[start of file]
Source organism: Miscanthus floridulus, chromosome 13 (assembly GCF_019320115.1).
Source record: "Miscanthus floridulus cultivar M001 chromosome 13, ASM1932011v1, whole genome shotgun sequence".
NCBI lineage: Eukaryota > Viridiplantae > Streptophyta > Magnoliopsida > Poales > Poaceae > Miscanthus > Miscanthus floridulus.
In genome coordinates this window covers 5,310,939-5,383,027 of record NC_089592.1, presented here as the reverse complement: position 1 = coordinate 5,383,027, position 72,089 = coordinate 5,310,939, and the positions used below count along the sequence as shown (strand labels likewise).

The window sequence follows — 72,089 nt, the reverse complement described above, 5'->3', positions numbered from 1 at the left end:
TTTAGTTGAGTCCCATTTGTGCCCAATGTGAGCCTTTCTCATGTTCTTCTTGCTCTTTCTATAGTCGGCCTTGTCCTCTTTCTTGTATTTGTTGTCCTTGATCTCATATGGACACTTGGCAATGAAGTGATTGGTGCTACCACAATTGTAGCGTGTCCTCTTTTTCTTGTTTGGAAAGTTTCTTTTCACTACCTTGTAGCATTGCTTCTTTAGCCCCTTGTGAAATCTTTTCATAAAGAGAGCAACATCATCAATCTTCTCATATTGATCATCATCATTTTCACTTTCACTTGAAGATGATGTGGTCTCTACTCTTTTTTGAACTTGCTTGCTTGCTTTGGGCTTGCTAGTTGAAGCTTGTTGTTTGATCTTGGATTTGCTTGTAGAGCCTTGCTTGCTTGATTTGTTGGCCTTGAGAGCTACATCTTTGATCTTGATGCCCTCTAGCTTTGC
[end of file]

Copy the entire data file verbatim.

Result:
Source organism: Miscanthus floridulus, chromosome 13 (assembly GCF_019320115.1).
Source record: "Miscanthus floridulus cultivar M001 chromosome 13, ASM1932011v1, whole genome shotgun sequence".
NCBI lineage: Eukaryota > Viridiplantae > Streptophyta > Magnoliopsida > Poales > Poaceae > Miscanthus > Miscanthus floridulus.
In genome coordinates this window covers 5,310,939-5,383,027 of record NC_089592.1, presented here as the reverse complement: position 1 = coordinate 5,383,027, position 72,089 = coordinate 5,310,939, and the positions used below count along the sequence as shown (strand labels likewise).

The window sequence follows — 72,089 nt, the reverse complement described above, 5'->3', positions numbered from 1 at the left end:
TTTAGTTGAGTCCCATTTGTGCCCAATGTGAGCCTTTCTCATGTTCTTCTTGCTCTTTCTATAGTCGGCCTTGTCCTCTTTCTTGTATTTGTTGTCCTTGATCTCATATGGACACTTGGCAATGAAGTGATTGGTGCTACCACAATTGTAGCGTGTCCTCTTTTTCTTGTTTGGAAAGTTTCTTTTCACTACCTTGTAGCATTGCTTCTTTAGCCCCTTGTGAAATCTTTTCATAAAGAGAGCAACATCATCAATCTTCTCATATTGATCATCATCATTTTCACTTTCACTTGAAGATGATGTGGTCTCTACTCTTTTTTGAACTTGCTTGCTTGCTTTGGGCTTGCTAGTTGAAGCTTGTTGTTTGATCTTGGATTTGCTTGTAGAGCCTTGCTTGCTTGATTTGTTGGCCTTGAGAGCTACATCTTTGATCTTGATGCCCTCTAGCTTTGC